The problem with a donation button is people make a donation, then they think they've done their duty and they don't have to donate again, like the money went into an account and is earning 100% interest, compounded daily. I'd rather have a fundraiser drive, maybe have /. let people know that the site is back up, and have a paypal subscription button rather than a donation button. If the site is going to be supported, ads (if they get enough clicks) do it over a long period of time because it is recurring income, so I'd rather have a link added to the [ Home | Articles | Account | People | Projects ] link bar that says "Support Advogato" and see if Advogato gets enough subscribers first before ads are put up. If it's not enough, perhaps doing something like /. did where becoming a subscriber, at dirt cheap cost, turns off the ads would work, because those people aren't likely to click on the ads anyway, so might as well get income from them somehow.

avriettea has a good point with google search traffic. There's not much preventing Advogato from only displaying ads to people that are not logged in, displaying them to people that are not certified (even if they're logged in), or visitors which have a referrer header from their browser with a google domain in it. I'm logged in all the time, so I wouldn't ever see the ads in any of those cases.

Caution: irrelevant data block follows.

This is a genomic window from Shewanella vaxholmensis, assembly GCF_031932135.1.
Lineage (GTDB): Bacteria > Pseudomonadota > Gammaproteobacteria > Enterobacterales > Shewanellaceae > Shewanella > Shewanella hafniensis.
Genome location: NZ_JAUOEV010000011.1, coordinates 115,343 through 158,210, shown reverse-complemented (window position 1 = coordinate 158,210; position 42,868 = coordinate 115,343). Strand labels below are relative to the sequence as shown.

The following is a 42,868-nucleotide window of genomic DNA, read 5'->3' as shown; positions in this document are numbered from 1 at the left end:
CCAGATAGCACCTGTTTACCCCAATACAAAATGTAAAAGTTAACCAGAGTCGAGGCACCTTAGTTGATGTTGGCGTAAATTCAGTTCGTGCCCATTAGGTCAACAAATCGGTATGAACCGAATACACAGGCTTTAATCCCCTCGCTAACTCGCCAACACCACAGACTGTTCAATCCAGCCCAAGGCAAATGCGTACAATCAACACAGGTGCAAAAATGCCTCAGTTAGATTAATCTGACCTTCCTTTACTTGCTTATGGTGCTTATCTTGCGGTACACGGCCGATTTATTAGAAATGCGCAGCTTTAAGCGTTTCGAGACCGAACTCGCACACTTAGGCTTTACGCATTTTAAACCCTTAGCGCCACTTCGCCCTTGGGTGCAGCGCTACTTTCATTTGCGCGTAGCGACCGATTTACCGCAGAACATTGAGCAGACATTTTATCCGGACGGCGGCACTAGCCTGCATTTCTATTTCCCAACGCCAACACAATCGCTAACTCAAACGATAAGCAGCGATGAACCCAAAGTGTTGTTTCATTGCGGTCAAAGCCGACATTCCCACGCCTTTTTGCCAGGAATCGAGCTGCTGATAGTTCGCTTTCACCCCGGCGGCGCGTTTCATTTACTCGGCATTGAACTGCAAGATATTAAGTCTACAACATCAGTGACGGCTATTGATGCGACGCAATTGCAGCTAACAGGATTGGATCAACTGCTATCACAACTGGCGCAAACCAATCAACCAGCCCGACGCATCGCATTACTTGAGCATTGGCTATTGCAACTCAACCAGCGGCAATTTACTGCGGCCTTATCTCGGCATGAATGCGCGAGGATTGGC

Me seeing ads would be only a last step. The only time I ever click banners is if I'm making a consious effort to make a $0.03 donation, through clicking, to the site I visited for content which was worthwhile. Then I'm just a part of the breakdown in the effectiveness of advertising on the Internet, which isn't fair to small business owners that are trying to support a family $0.03 poorer.

I guess the problem is that if all my ideas were tried, and they all flopped, that's a lot of wasted effort, then again who's to say that plastering ads on every page at the start wouldn't flop, too.

Short version: there are other things I'd like to try before plastering ads everywhere.

Back up and advertising, posted 6 Jul 2004 at 14:29 UTC by logic » (Journeyer)

Welcome back...overcoming a major site outage is usually tough, but I don't think Advogato will have too much trouble, judging by how quick everyone's popped back over here.

As far as advertising...I've had the iframes from Google's ads blocked for a long time, so honestly, I wouldn't notice. (You can refrain from telling me that I'm stealing, or some other such hogwash. I've heard it already.) I think it would be a shame to spoil the pure-content image of the site, but on the other hand, I can respect the need to make it financially viable. Kuro5hin has a scheme that seems to fit their community well; it's certainly worth looking at in addition to Google's model.